When you think of a cologne commercial, you may picture a very serious (yet sexy!) scene. It’s black and white. A brooding man is driving a car while a somber, deep voiceover plays. That’s not the case with Ryan Reynolds, who is the new face of Armani Code fragrances. His commercial, shot by The Handmaid’s Tale producer and director Reed Morano, has more humor, action, and yes, sexiness, but his famous comedic chops also come through. Most notably a woman—actress Elodie Yung—stars alongside him, leading and chasing him just as much as he is chasing her.
“They all feel like they come from a kit of ads—a lot of them have very distinct and, I think, antiquated notions of masculinity,” he tells ELLE.com of fragrance commercials. “In this particular piece, that power dynamic vacillates wildly between these two characters. I love what Elodie brought to the table and so it was pretty exciting to stretch a little bit and do something, at least in the fragrance advertising world, a little bit different.”
Ahead, we chat with Reynolds more about his self-care rituals, toxic masculinity, and the scent that smells like home.
What made you excited to be a face of Armani Code?
They wanted me to be more involved in some aspects and in a different direction which I was excited about. Working with Reed Moreno is so important to me. She’s a friend of mine and someone I have such immense respect for as a filmmaker. Getting to launch things off with that was just really probably the best part for me. She’s just so brilliant and wonderful in everything she does. So I was excited to work with her. Reed loves ’70s French cinema so that was imbued throughout this whole thing.
The fragrance messaging is about showcasing “the new masculinity”—what does that mean to you?
What does “the new masculinity” mean to me? I mean, I think as we move away from or make toxic masculinity a memory, I think that certainly anything that encompasses that is new and better. I also like the idea of everything feeling more integrated than it used to. It’s a pretty exciting paradigm shift that I think is welcomed by most people. I like that.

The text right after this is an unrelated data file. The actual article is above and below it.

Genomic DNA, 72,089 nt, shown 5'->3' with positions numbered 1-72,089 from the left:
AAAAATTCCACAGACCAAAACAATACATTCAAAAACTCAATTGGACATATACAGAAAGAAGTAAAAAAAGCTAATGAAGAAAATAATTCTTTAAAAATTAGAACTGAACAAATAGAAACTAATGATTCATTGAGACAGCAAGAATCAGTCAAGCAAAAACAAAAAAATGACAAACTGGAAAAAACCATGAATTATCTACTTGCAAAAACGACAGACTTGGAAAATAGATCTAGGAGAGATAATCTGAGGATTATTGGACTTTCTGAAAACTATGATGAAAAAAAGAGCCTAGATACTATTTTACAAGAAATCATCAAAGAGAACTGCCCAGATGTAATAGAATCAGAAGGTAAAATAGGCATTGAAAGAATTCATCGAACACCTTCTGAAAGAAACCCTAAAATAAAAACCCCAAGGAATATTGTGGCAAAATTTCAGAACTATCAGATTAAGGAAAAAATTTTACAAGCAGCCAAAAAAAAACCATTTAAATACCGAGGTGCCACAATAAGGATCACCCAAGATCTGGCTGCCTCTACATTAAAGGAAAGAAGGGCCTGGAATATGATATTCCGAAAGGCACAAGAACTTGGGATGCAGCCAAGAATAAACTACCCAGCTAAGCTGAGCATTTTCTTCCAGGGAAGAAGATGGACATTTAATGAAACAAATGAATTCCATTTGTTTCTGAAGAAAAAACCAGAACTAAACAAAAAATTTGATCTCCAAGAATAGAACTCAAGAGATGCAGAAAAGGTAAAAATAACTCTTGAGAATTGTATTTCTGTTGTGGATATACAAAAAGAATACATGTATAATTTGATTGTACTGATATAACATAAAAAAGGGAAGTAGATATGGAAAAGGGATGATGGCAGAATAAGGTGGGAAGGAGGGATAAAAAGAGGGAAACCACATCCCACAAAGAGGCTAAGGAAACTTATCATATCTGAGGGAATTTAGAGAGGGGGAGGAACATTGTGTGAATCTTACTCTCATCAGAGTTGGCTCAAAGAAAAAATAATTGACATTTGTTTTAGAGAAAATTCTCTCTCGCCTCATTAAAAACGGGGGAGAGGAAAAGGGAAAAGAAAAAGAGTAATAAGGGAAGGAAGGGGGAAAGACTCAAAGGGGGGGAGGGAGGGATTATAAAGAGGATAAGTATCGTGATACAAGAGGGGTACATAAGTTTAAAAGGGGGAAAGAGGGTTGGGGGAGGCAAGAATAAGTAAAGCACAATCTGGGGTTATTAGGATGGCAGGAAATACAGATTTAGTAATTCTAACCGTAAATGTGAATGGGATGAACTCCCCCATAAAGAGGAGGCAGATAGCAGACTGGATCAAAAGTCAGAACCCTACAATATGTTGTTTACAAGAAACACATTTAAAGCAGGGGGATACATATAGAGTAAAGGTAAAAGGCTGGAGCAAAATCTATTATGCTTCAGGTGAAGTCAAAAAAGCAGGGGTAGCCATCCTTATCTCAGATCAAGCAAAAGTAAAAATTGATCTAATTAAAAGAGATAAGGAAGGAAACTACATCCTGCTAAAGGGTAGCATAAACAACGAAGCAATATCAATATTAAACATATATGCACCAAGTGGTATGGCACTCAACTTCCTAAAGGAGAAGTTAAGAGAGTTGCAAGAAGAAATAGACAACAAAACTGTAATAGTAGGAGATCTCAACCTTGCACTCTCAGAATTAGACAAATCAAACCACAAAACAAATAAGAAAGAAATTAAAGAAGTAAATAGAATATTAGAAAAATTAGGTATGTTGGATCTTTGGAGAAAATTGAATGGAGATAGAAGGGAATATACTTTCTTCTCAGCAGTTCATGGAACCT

When I grew up, I grew up the youngest of four boys and I grew up in a household where my dad was a boxer and a cop and there was a tremendous emphasis placed on masculinity and what it means to be a man. As I’ve moved through life I’ve seen that none of that is really true and integrating both a feminine side and a masculine side is something that’s been important to me for a long time. I don’t shy away from any part of me. It’s something that I just enjoy.
Scent is known to evoke strong memories—which scent does that for you?
My first memory of scent is a fireplace growing up. There’s something just so warm and welcoming about that in a home. We grew up in a middle class family and, in the winter time, my dad would chop wood and bring it into the house. There’s something about that smell of wet wood that to me is pretty indelible in my mind.
What’s your grooming routine like?
I can’t really describe my grooming routine, because I don’t really have one. It’s just immensely dull. It’s mostly just involves showering with water that isn’t freezing and shampoo. If it’s bone dry and winter outside in New York and you get out of the shower and your face feels like it’s going to crack and fall off, I’ll use moisturizer, but I don’t know the specific products I use.
When you’re shooting Deadpool, how sweaty is that mask? Does it ruin your skin?
It’s a sweatfest under there. Some of the shoot days are 16 hours. There’s not much you can do. You really got to just kinda grin and bear it and, you know, Deadpool is something I spent 10 odd years before the first Deadpool film trying to get it made. I take it all as it comes.
Does Blake share any beauty tips with you?
Not really, I have a real minimalist kind of attitude with this stuff and it’s not that I don’t have great respect for people who have much more advanced routines that they go through, I think that’s great, to each his own but I don’t. Self care is a good way to look at it.
What are your self-care rituals?
I look at like different things as a luxury now. Sleep is a real luxury, I think. These days, we don’t really turn off as readily as we did 10, 15 years ago. With our phones, we can kind of work all the way right through REM. So, sleep for me is pretty important. I get it whenever I can. When my kids go down, I go down. I try to at least do that. If they’re going down at 8 at night or 9 at night, I’ll try to be right behind them.
What is your morning routine like?
I wake up early, like 5:30 or so. I just have a little bit of time for me and then I’m taking kids to school. If I have the time, I’ll go for a run. If it’s not, I’ll run on the treadmill or something at the gym. I eat breakfast, breakfast is very important. And then it’s just kid stuff.
You’ve got your own gin company, Aviation. What do you do to look fresh when you’ve got a hangover?
I try not to drink too much of it. Although, I have been guilty of doing that now and again. I’ve never really gotten a hangover—I don’t mix, I just stick to gin—maybe I’m not doing it right!